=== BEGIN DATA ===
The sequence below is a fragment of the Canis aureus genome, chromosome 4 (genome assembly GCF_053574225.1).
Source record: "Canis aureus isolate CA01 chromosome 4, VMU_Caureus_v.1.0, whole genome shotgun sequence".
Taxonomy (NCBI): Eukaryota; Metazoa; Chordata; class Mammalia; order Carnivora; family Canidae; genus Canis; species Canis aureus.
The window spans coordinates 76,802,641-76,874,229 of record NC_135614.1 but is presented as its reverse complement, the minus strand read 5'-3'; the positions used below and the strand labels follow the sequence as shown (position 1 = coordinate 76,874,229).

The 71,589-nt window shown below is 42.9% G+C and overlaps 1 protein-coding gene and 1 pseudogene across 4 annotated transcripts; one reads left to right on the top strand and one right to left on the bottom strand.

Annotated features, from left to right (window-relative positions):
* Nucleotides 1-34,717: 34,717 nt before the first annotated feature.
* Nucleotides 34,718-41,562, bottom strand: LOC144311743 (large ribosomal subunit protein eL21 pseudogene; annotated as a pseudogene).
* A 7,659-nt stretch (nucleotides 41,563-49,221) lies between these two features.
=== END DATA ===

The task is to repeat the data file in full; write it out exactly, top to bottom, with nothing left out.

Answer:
The sequence below is a fragment of the Canis aureus genome, chromosome 4 (genome assembly GCF_053574225.1).
Source record: "Canis aureus isolate CA01 chromosome 4, VMU_Caureus_v.1.0, whole genome shotgun sequence".
Taxonomy (NCBI): Eukaryota; Metazoa; Chordata; class Mammalia; order Carnivora; family Canidae; genus Canis; species Canis aureus.
The window spans coordinates 76,802,641-76,874,229 of record NC_135614.1 but is presented as its reverse complement, the minus strand read 5'-3'; the positions used below and the strand labels follow the sequence as shown (position 1 = coordinate 76,874,229).

The 71,589-nt window shown below is 42.9% G+C and overlaps 1 protein-coding gene and 1 pseudogene across 4 annotated transcripts; one reads left to right on the top strand and one right to left on the bottom strand.

Annotated features, from left to right (window-relative positions):
* Nucleotides 1-34,717: 34,717 nt before the first annotated feature.
* Nucleotides 34,718-41,562, bottom strand: LOC144311743 (large ribosomal subunit protein eL21 pseudogene; annotated as a pseudogene).
* A 7,659-nt stretch (nucleotides 41,563-49,221) lies between these two features.